2020 Annual Report Spotlight: Building the Power of Everyday Citizens

Cover of annual report featuring face of a Black man.

We continue our look at the stories featured in our 2020 annual report with a look at the work of the organizations our grantmaking program helped support. More specifically, we highlight their work to help individuals and communities build the power they need to advance socially equitable public policy.

Advocating for Latino Community Priorities in Oregon
Mass incarceration is one of the most pressing issues of our time. Arnold Ruiz, an Oregonian who spent 19 years in the prison system exemplifies the power of communities and individuals who advocate on their own behalf.

Ruiz is one of Latino Network’s Community Health Initiative leaders. He works with youth navigating the criminal justice system. As a formerly incarcerated youth, he had significant input in reforming the system that once changed his life.

During the 2019 legislative sessions in the state of Oregon, one of Latino Network’s partners at the ACLU of Oregon introduced SB 1008, a bill that would reshape Measure 11 sentences in Oregon for those under the age of 18. Measure 11, a statewide initiative passed in 1994, enforced mandatory minimum sentences for a list of crimes like murder and sexual assault, and the age of the offender was not taken into account. Juveniles aged 15-18 were treated the same as adults by the law in a variety of ways.

During the passage of SB 1008, Ruiz filled a role that was sorely missing – someone with personal knowledge of the system. He advocated for youth whose lives would be impacted by this needed change. SB 1008 passed in May 2019, ensuring, among other things, that offenders under 18 would not receive life sentences without parole and would not automatically be tried as adults.

Engaging Senior Citizens in Chicago
Jane Addams Seniors in Action, named after the iconic Illinois activist, organizes around electoral issues, engaging seniors and their allies around voting and access to the ballot. Seniors take the lead in door knocking, phone banking, and community organizing.

Just like the activist for whom they are named, Jane Addams Seniors in Action leaders have learned to use political analysis and canvassing techniques to organize around issues that affect seniors in Illinois, especially seniors of color.

Debra Miller and Marsha Cole are examples of seniors advocating for change in Chicago. Miller advocates for affordable housing throughout the city of Chicago, working on ballot referendums for rent control. During the COVID-19 pandemic, she is especially concerned about safety in senior housing, safety standards for home health aides, and better health standards overall in senior housing. Cole was recruited through Jane Addams Seniors in Action’s electoral work in the 49th Ward. Her activism has encouraged Chicago Mayor Lori Lightfoot and the Chicago City Council to recognize specific dangers to seniors, especially those in public housing, during the COVID-19 pandemic. Cole and her colleagues in the Jane Addams Senior Caucus have spoken out, advocating for cleaning and safety standards, wellness checks, and better communication about the pandemic among seniors in Chicago’s public housing. Jane Addams Seniors in Action recognizes that to truly see progressive change, citizens need to have the power – the skills and confidence – to get directly involved.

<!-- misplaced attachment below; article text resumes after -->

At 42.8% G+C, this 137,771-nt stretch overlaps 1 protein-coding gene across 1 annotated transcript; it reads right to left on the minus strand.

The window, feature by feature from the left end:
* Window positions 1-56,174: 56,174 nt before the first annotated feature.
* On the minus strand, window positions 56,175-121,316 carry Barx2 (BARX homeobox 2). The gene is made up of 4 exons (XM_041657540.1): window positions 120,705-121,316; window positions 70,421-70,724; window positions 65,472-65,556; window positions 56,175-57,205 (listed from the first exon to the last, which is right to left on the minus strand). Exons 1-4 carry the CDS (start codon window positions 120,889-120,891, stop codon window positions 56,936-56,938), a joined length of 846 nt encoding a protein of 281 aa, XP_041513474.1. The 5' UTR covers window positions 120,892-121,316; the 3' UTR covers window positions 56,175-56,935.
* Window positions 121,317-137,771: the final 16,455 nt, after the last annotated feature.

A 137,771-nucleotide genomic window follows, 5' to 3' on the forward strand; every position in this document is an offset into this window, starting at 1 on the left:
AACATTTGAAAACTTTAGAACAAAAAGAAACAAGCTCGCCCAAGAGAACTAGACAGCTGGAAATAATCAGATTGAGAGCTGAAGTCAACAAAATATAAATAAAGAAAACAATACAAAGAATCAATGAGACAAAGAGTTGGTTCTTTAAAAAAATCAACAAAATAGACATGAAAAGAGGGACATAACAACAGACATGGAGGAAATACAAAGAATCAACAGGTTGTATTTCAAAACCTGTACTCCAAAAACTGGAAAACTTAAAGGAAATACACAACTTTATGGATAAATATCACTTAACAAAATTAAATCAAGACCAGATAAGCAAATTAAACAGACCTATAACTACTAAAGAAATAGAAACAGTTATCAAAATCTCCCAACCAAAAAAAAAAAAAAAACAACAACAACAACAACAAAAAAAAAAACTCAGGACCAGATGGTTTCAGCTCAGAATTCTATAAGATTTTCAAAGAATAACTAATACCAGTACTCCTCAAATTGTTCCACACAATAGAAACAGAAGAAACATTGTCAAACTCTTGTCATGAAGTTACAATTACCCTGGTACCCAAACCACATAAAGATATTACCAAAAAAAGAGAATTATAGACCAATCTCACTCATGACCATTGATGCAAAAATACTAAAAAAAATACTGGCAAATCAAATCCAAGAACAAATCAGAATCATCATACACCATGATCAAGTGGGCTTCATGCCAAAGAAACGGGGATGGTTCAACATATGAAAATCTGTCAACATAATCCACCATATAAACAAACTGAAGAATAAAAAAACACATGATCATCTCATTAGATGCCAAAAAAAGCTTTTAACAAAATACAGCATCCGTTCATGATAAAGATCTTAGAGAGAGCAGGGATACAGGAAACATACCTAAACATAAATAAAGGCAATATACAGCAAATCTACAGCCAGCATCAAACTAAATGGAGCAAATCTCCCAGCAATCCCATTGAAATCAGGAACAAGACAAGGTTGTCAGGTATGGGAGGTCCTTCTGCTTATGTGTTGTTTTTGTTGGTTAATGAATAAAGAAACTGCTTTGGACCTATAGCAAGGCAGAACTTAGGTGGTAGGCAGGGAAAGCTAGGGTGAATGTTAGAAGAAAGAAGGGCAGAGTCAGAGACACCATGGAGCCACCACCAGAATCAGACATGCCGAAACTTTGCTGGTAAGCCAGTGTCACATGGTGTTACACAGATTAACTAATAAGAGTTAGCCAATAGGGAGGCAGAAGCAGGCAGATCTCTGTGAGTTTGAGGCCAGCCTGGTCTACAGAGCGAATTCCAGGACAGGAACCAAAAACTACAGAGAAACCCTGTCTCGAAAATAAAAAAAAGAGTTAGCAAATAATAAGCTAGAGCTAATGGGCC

Jane Addams Seniors in Action recognizes that to truly see progressive change, citizens need to have the power – the skills and confidence – to get directly involved.

Building a Coalition for Fair Elections in New York
Citizen Action of New York created a coalition that moved fair elections from an issue “not on anyone’s agenda” to the most talked about issue in the New York state budget.

In fact, it helped build a coalition of over 200 groups that convened weekly to elevate fair elections to major issue status in New York. It provided easy steps that could help, but also made available ample tools and materials online to let groups create their own approach. The distributive organizing model proved wildly successful, which was made apparent by the many actions and rallies that were organized at the grassroots level, with individual communities organizing in a way that best suited them.

Perhaps the most powerful example of the Fair Elections campaign was how Citizen Action of New York engaged with the Housing Justice for All campaign, both locally and statewide. As laws involving tenancy, renters, or affordable housing came up for renewal at the state capitol, residents and tenants across the state called out big real estate developers and landlords, both of whom had made major campaign contributions and pushed through anti-tenant legislation for decades. One outcome was the Housing Stability and Tenant Protection Act of 2019, which has ensured that “Tenants’ rights are now stronger than they have been in a generation,” according to Housing Justice for All.

To ensure future victories like this one, housing organizers throughout the state of New York highlight the need for a small donor public financing system to address the housing crisis that deeply impacts tenants across the state, particularly in New York’s communities of color. They cultivate the support of grassroots leaders and join the fight for fair elections at nearly every event — actions, lobby visits, and press conferences — to uplift the voices of those most directly impacted.

We are honored to be able to support organizations like these as they continue the fight to create power for a diverse set of communities. Only through this work can true social equity be recognized.

Download the full annual report here.